How I Ended Up A Software Engineer
February 11, 2018
The other day I was cleaning out my inbox when I came across a message from Code Academy. I quickly deleted the message and unsubscribed from their email updates since I hadn’t used the platform in ages. In doing so, I came to the realization that I’ve come a long way since the beginning of my burgeoning interest in technology. Starting from my senior year of high school to this past year; I’ve made incredible strides towards my ever evolving goal of becoming an in demand/great engineer.
For the Java/Visual Basic part of the course, we were given books to read from, and were expected to go through them chapter by chapter completing the exercises without much guidance; this proved to be very difficult for me. I wasn’t getting much value out of reading the books myself, and there were no lectures, because the instructor didn’t have any programing knowledge himself. He was just the teacher that did some of the business focused electives at my high school, and somehow programming fell under his jurisdiction. So after I spent the remainder of the semester struggling with Java and VB, I was thoroughly convinced that programming wasn’t my calling, but I really wanted to study technology, so I decided to study Informatics, with the intention of eventually becoming a consultant or business analyst.
During my sophomore year at Indiana University, I decided to take a second shot at learning to program. This time around, the courses I took seemed to be what I needed to develop a foundation that allowed me to become more confident in my abilities. I made a pact with a friend to choose a Computer Science minor, as we both wanted to become software engineers. I was determined to conquer the challenge that once seemed impossible to me. It was difficult, but different this time. I had professors that I could go to with questions, lectures that I could follow and properly take notes on, other students around me that I could work with, and learn from. This type of learning environment proved to be what I needed to finally have a breakthrough. Slowly but surely, the basic concepts around Computer Science and programming started to make more sense to me, once that happened, I couldn’t get enough. I was hooked.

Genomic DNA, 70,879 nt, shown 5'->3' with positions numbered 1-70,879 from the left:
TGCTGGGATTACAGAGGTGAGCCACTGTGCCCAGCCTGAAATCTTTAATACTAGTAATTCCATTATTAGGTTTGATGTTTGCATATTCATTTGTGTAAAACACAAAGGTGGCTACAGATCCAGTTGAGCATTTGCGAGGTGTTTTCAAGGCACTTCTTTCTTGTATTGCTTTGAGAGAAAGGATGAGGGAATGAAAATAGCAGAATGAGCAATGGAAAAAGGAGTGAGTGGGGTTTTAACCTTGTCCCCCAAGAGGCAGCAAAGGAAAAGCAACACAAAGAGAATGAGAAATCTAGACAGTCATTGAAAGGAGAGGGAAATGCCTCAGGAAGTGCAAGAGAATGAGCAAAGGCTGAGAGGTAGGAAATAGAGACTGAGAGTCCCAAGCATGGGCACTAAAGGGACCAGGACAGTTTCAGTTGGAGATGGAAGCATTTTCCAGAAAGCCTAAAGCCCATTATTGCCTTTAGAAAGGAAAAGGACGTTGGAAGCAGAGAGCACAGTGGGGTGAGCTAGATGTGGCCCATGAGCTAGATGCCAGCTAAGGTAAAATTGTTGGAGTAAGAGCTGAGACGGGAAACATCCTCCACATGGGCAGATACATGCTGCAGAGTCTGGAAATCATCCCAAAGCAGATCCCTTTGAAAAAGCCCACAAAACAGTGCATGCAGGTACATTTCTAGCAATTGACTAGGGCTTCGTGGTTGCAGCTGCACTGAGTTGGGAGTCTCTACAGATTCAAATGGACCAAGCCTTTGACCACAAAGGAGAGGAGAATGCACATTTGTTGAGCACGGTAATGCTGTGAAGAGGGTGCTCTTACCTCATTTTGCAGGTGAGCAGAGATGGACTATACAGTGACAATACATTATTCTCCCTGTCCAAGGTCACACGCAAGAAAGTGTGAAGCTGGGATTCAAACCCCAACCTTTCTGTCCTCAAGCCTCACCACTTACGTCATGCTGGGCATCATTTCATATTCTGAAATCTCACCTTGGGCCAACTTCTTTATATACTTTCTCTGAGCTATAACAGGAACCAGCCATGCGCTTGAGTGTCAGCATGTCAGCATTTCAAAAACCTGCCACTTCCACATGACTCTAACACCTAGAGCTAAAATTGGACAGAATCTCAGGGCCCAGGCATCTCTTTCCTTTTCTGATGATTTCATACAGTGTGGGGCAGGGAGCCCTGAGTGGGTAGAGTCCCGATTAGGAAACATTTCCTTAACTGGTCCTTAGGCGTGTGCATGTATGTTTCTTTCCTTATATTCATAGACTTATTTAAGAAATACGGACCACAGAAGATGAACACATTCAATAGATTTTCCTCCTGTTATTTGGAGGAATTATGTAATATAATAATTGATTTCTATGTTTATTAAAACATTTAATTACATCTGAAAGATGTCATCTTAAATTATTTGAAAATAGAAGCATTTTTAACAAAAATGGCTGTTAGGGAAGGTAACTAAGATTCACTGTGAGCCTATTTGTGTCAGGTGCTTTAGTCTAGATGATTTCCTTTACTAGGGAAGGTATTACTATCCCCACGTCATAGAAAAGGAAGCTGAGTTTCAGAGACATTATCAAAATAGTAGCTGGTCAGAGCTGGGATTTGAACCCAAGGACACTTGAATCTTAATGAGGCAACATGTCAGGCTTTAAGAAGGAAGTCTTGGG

I write all of this to try and get across the following point: don’t be discouraged if you are attempting to learn to program/code, or otherwise immerse yourself in the world of technology. Everyone has a different story, and a different path. Don’t get discouraged if things aren’t “clicking” at first. Again, everyone is different, and while not every single person may end up a software engineer, there is a place for all kinds of people in the world of technology. The tricky part is figuring out where you fit, how you learn, and what kinds of things motivate you. So if you’re struggling at the moment, don’t worry! Find a mentor, or a friend to try and learn with. Keep trying different approaches to learning until something finally works. Also, to those of us who are well beyond that initial learning phase, reach out to those who aren’t. Encourage someone who is just starting out, mentor them a bit, point them to some resources that helped you out, answer their questions. That way we can continue to grow this industry and make sure its filled with fresh faces, new perspectives, and diverse groups of people.